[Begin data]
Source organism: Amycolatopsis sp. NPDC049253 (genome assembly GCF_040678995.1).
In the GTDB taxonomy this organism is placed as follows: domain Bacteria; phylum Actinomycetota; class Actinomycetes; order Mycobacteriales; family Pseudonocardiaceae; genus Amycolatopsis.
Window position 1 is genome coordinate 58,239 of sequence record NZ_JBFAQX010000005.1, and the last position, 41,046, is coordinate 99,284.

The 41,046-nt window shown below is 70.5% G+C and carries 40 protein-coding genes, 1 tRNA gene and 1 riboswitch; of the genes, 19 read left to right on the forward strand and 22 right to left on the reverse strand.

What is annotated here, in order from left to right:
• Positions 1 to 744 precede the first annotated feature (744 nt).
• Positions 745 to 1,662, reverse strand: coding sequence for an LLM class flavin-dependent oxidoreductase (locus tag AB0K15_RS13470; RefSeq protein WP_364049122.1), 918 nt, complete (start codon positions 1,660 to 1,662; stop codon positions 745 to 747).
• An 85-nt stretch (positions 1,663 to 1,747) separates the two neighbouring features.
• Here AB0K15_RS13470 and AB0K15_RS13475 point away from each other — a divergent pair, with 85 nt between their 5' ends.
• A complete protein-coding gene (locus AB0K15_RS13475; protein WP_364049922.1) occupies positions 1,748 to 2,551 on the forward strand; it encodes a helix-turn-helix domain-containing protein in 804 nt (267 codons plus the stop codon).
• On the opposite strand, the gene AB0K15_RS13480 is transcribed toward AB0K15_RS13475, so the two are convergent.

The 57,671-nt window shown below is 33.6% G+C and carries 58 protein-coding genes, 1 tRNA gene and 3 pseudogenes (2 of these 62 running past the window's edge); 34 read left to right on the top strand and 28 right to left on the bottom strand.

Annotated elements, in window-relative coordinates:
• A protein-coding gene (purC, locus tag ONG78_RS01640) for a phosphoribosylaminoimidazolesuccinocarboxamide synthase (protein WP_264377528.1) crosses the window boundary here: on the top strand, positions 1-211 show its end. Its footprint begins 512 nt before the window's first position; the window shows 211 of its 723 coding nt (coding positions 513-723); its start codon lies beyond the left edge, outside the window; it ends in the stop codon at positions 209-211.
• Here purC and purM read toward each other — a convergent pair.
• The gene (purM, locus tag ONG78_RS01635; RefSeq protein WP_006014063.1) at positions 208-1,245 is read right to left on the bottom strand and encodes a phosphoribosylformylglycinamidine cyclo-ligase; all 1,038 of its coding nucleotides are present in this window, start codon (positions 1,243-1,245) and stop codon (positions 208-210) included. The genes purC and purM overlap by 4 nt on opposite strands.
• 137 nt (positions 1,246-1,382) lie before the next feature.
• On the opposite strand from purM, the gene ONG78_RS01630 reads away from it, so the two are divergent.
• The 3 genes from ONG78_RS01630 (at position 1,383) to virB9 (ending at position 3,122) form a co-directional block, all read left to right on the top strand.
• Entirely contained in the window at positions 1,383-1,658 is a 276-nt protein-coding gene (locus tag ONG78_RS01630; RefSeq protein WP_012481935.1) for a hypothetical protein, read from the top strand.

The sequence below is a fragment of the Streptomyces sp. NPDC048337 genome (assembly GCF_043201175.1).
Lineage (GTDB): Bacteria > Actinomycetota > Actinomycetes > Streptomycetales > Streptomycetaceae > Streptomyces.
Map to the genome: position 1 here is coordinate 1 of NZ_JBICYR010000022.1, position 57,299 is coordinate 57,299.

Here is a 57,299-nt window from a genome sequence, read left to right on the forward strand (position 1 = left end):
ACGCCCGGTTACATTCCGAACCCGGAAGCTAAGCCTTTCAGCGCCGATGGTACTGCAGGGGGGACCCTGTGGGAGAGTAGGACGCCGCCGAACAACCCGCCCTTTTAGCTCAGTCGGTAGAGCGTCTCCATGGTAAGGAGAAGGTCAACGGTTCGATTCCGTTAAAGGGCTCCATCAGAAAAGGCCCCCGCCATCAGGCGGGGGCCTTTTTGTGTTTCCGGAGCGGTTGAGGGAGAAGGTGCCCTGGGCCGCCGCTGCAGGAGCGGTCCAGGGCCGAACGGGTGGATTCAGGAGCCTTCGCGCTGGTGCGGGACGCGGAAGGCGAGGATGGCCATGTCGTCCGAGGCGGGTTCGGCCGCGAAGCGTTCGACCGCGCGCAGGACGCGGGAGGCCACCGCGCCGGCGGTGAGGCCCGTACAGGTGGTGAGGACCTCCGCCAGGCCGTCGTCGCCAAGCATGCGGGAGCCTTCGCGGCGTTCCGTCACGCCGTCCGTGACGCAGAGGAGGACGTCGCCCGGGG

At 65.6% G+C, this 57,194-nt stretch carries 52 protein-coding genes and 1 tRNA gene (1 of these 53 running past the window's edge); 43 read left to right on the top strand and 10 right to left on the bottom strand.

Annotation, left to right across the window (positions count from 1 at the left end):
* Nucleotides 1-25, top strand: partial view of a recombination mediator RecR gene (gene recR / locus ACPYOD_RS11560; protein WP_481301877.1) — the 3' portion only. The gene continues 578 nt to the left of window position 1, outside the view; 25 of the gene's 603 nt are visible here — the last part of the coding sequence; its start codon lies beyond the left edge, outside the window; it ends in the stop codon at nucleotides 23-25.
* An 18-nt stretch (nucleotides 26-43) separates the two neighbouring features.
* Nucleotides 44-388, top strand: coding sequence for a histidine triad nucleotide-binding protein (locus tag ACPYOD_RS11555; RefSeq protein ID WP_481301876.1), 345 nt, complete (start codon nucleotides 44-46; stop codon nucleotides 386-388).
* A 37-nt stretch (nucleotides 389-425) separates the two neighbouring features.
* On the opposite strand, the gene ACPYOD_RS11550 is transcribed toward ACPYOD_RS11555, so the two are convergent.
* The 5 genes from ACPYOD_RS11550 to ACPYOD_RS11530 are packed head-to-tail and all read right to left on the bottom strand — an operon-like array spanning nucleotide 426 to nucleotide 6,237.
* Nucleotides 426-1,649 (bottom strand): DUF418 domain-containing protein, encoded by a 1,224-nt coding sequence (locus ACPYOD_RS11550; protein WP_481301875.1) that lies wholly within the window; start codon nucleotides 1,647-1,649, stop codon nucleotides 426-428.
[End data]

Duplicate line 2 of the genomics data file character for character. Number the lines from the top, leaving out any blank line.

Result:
In the GTDB taxonomy this organism is placed as follows: domain Bacteria; phylum Actinomycetota; class Actinomycetes; order Mycobacteriales; family Pseudonocardiaceae; genus Amycolatopsis.